2. This wasn’t a loophole – The wording, and pictures on this coupon lead everyone to believe they were intended for the whole product line. I had no idea about this – I actually used 45 of these coupons without knowing there might be a question as to if Walmart would get reimbursed. This was unbelievably stupid of the manufacturer.

  3. when this coupon first came out i used the coupon for the wet dog food and i never had to get a supervisor to over ride the transaction the cashier read it and scanned it and it went through fine I didnt justify anything or say two words to anybody she took the coupons and went on her business! They’re even more strict about their coupons now at walmart and have a scanner specifically for coupons to tell them if the coupon is valid for that product or not and when they scanned it the coupon was approved! I understand now that it wasnt intended for that wet dog food product but whenever they all have premium dog food on it and you have to really read the ingredients to find out which is more premium no ones going to do it. and even though there was a picture in the coupon of dry dog food that doesnt always mean its just for that product! if that was the case coupons would be and entire 8×10 piece of paper! it is the companys fault for not wording it correctly! just like the clairol coupon that came out a couple months ago, it said on any clairol product, well herbal essence is a clairol product and even tho it had a picture of the box of hair dye on it which it was intended for they said ANY clairol product, they clearly have more than hair dye for their products which is why everybody was using them on herbal essence shampoo and conditioner making them free! we emailed the company and they did say its intended for the hair dye however they will honor that coupon because it was their mistake! you cant blame the consumer for the error of the company especially when there are people out there who use coupons on a daily basis and as a hobby. At the end of the day unless they can get the stores to deny the coupon (which they probably will eventually) its not gonna stop people will do it and the stores and company will have to work it out somehow because you can’t blame the store for the error either they can’t know every single coupon that comes out and what they company means by it whenever they dont specifically say it on the coupon.

  4. When a company posts a picture with the wet dog food, and the wording above that exact same dog food is the SAME wording as what is on the coupon, they need to be MUCH more specific, if they only want it redeemed by one line of that group of products.

    this may be an expensive lesson for the company, but hopefully they will learn from it and be more careful in the future!

  5. I read one women bragging about using over 700 coupons and getting 480.00+ in cash back as a bonus and the store had preordered it for her.

  6. Thank you for finally clarifying this. I was the first to post on their FB page and they continued to give me no direct answer except to say the coupon was not intended for the tubs.

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  8. All the people who are using this are just greedy fools. It happens all the time someone finds a loop hole in a coupons wording and its off to the races! You wont find the product because to many people are trying to pocket money! And the worst thing is they all know they are pushing the limits and say whatever they can to justify it!

  9. I used mine at Publix and so did many others and the coupons scanned never had to override anything.

  10. Apparently you didn’t read my entire article at Examiner.com. We never asked the manager to overrule anything. The coupons scanned just fine. That wasn’t the problem.

    The problem was Walmart’s front-end manager either didn’t want to give us the overage or he didn’t understand his own company’s coupon policy which states the customer will receive any overage in cash or as credit toward the rest of his purchases.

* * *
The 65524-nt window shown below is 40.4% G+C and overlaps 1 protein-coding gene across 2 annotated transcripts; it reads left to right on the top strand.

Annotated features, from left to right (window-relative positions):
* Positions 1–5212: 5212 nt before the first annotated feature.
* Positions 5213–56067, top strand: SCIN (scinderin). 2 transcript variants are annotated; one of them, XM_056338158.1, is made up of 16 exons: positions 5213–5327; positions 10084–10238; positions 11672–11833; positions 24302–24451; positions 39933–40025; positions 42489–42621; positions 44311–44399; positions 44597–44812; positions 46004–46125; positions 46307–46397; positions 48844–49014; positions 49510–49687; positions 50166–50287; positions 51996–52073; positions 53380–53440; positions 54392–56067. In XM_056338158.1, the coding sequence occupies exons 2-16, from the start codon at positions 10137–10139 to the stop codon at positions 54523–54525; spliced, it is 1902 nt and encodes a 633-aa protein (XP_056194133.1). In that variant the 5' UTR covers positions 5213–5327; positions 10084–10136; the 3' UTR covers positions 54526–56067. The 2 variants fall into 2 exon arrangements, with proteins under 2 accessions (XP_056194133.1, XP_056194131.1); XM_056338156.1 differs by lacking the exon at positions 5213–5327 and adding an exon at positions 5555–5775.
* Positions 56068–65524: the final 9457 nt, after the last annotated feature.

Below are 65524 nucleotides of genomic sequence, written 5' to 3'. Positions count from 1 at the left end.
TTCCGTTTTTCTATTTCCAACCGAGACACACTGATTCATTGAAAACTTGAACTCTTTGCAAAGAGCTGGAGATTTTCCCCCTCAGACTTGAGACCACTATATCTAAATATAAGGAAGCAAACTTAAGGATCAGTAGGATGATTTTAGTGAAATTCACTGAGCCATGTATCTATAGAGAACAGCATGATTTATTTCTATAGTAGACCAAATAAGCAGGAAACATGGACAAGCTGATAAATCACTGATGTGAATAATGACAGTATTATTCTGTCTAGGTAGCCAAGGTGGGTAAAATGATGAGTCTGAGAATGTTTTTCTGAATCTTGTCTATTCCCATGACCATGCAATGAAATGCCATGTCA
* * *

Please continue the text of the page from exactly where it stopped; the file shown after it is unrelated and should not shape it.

He tried to tell us the coupon said “One coupon per TRANSACTION” when it clearly said “…per purchase.”

    We used 18 coupons on 18 tubs of dog – one coupon per purchase – and, as my article clearly states, we did it merely to test the Walmart coupon policy AND the ridiculously worded manufacturer’s coupon – NOT so we’d have something to brag about.

    If you’re going to get snarky, at least get your facts straight. Your lack of attention to detail makes the rest of your content suspect.

    • Attention to detail would show that Walmart’s coupon policy states “If coupon value exceeds the price of the item, the excess may be given to the customer as cash or applied toward the basket purchase.” May, not will.

      Yes, that wording is about as vague and frustrating as the wording on the coupon, but in the end there’s nothing to “test” – Walmart’s coupon policy is what it is, and the dog food company has made clear what it intended the coupon to be used for, regardless of whether it “scanned just fine.”

      • It says “may nor will” exactly it will not be given as cash back or applied to the basket only when the coupon specifies not to do so when coupon exceeds the price.

        So she was right when arguing to get credit toward her basket or the cash because that is walmart coupon policy.

        The writer should definitely dig more about walmart coupon policy before making assumptions.

    • I just had this problem Sunday night with a CSM at walmart. My daughter had picked out some Rimmel nail polish, well actually 20 of them and the CSM had to approve using that many coupons. He tried to tell me since the coupon said one per purchase that it meant 1 per transaction. I told him that meant 1 coupon per item. I even showed him another coupon that said the 1 per item and underneath said limit of 4 per day. He then argued and said well this coupon meant 1 per day. He said he would let it go this time, but next time he wouldn’t approve it. After I got done, I went to the Customer Service desk and spoke to the manager of the store and he apologized and said I was right and I didn’t do anything wrong by using 20 in a transaction since there was no limit on the coupon of how many I could use in a day or a transaction. He told me that he would make sure that he understood the coupon wording and Wal-Marts policy on there not being a limit on the number of coupons I could use in a transation unless the coupon said so. I have more problems with the Wal-Mart in my town that I have called Corporate 3 times because of how I was treated or that they wouldn’t honor a coupon or go by the coupon policy. I even went back in and got money back because they changed the price of my coupon saying they didn’t allow overages.

    • Ironic you are calling this article snarky- “the ridiculously worded manufacturer’s coupon”…. talk about snarky.